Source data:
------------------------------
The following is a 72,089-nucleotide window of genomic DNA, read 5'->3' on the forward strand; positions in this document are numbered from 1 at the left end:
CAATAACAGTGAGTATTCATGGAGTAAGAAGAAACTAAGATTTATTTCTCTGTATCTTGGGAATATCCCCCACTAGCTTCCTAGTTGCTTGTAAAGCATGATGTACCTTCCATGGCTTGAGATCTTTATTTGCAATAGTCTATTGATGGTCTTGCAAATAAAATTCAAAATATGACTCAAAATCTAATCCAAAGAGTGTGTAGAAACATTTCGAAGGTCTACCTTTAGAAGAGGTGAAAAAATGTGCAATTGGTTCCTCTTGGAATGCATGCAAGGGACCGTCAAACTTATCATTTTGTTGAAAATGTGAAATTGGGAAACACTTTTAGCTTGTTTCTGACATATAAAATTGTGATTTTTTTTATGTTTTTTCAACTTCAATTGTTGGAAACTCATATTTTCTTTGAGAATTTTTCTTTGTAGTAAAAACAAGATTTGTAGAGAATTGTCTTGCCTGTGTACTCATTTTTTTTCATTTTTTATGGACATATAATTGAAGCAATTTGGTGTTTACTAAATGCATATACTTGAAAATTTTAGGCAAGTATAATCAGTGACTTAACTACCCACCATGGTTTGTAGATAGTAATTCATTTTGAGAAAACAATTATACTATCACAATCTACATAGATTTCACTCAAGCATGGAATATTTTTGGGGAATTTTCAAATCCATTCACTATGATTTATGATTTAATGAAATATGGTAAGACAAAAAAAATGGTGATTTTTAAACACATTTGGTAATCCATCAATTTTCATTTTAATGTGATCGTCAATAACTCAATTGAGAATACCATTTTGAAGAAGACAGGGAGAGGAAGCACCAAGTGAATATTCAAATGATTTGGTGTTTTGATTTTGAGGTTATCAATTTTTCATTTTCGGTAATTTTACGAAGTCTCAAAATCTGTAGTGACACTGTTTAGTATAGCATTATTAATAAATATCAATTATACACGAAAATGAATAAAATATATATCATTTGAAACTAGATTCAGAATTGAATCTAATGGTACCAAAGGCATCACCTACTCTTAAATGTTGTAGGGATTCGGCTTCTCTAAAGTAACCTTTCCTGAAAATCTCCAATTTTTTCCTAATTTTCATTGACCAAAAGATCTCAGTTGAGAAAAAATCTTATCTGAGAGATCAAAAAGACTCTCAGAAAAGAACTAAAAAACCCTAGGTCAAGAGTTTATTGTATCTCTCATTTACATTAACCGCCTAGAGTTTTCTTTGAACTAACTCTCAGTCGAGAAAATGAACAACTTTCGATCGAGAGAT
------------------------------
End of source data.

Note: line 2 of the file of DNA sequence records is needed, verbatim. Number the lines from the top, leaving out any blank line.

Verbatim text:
CAATAACAGTGAGTATTCATGGAGTAAGAAGAAACTAAGATTTATTTCTCTGTATCTTGGGAATATCCCCCACTAGCTTCCTAGTTGCTTGTAAAGCATGATGTACCTTCCATGGCTTGAGATCTTTATTTGCAATAGTCTATTGATGGTCTTGCAAATAAAATTCAAAATATGACTCAAAATCTAATCCAAAGAGTGTGTAGAAACATTTCGAAGGTCTACCTTTAGAAGAGGTGAAAAAATGTGCAATTGGTTCCTCTTGGAATGCATGCAAGGGACCGTCAAACTTATCATTTTGTTGAAAATGTGAAATTGGGAAACACTTTTAGCTTGTTTCTGACATATAAAATTGTGATTTTTTTTATGTTTTTTCAACTTCAATTGTTGGAAACTCATATTTTCTTTGAGAATTTTTCTTTGTAGTAAAAACAAGATTTGTAGAGAATTGTCTTGCCTGTGTACTCATTTTTTTTCATTTTTTATGGACATATAATTGAAGCAATTTGGTGTTTACTAAATGCATATACTTGAAAATTTTAGGCAAGTATAATCAGTGACTTAACTACCCACCATGGTTTGTAGATAGTAATTCATTTTGAGAAAACAATTATACTATCACAATCTACATAGATTTCACTCAAGCATGGAATATTTTTGGGGAATTTTCAAATCCATTCACTATGATTTATGATTTAATGAAATATGGTAAGACAAAAAAAATGGTGATTTTTAAACACATTTGGTAATCCATCAATTTTCATTTTAATGTGATCGTCAATAACTCAATTGAGAATACCATTTTGAAGAAGACAGGGAGAGGAAGCACCAAGTGAATATTCAAATGATTTGGTGTTTTGATTTTGAGGTTATCAATTTTTCATTTTCGGTAATTTTACGAAGTCTCAAAATCTGTAGTGACACTGTTTAGTATAGCATTATTAATAAATATCAATTATACACGAAAATGAATAAAATATATATCATTTGAAACTAGATTCAGAATTGAATCTAATGGTACCAAAGGCATCACCTACTCTTAAATGTTGTAGGGATTCGGCTTCTCTAAAGTAACCTTTCCTGAAAATCTCCAATTTTTTCCTAATTTTCATTGACCAAAAGATCTCAGTTGAGAAAAAATCTTATCTGAGAGATCAAAAAGACTCTCAGAAAAGAACTAAAAAACCCTAGGTCAAGAGTTTATTGTATCTCTCATTTACATTAACCGCCTAGAGTTTTCTTTGAACTAACTCTCAGTCGAGAAAATGAACAACTTTCGATCGAGAGAT